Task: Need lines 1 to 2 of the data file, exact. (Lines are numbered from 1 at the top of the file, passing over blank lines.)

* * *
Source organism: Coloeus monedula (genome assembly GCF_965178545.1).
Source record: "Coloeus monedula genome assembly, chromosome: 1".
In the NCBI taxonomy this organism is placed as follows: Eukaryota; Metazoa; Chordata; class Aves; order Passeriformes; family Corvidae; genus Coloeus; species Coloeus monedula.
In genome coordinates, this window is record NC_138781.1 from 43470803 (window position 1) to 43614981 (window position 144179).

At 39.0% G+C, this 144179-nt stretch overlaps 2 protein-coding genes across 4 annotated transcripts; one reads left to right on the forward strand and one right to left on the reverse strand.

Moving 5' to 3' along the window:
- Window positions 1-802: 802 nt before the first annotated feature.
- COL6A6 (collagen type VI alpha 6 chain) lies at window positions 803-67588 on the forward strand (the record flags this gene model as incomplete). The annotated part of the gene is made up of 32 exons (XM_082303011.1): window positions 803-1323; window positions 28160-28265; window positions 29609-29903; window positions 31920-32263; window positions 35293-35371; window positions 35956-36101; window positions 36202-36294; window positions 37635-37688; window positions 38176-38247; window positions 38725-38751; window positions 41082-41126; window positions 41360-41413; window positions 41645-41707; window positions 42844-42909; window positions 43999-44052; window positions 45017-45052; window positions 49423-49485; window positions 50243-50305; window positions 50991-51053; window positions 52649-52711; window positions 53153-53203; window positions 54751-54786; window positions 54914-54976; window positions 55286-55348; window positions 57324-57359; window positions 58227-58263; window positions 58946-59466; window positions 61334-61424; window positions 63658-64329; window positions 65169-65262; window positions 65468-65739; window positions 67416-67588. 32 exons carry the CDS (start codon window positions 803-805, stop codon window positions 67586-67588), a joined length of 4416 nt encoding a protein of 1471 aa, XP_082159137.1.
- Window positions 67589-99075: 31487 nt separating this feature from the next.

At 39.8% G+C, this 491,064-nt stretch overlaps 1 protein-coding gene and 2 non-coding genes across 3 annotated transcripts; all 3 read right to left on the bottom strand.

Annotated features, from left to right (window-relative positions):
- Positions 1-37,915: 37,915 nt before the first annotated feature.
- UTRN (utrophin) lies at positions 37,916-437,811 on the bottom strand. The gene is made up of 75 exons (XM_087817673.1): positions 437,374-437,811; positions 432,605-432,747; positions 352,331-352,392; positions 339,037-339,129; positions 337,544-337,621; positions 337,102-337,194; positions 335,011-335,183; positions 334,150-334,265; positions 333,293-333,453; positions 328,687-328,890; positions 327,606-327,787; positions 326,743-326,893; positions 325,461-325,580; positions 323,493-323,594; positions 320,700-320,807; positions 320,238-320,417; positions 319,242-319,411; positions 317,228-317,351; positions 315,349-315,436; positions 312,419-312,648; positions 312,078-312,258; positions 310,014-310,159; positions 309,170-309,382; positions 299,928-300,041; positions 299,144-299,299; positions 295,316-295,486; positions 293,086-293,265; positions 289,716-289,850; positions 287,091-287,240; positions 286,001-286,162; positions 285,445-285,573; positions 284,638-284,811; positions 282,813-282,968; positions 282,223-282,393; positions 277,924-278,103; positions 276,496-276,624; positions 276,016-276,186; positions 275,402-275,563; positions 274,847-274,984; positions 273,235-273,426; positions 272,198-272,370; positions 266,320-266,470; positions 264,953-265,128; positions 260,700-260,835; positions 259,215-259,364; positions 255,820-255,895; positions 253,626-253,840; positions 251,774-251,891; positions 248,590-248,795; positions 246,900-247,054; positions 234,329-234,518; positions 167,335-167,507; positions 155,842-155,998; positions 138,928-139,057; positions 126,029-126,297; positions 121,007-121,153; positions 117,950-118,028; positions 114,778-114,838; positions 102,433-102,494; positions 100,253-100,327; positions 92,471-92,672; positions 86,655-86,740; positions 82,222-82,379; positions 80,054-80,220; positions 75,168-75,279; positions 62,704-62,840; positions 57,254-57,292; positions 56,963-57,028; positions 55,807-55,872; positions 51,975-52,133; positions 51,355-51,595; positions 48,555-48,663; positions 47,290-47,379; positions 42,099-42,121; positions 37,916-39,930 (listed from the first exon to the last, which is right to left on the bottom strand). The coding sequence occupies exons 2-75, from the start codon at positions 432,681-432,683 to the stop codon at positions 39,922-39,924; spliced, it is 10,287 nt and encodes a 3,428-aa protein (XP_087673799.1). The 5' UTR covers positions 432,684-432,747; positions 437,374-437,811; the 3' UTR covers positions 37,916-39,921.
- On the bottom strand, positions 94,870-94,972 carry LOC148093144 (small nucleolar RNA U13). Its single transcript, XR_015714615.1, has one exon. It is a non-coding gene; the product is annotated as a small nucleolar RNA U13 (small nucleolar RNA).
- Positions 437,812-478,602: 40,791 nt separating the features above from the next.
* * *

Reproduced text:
Source organism: Coloeus monedula (genome assembly GCF_965178545.1).
Source record: "Coloeus monedula genome assembly, chromosome: 1".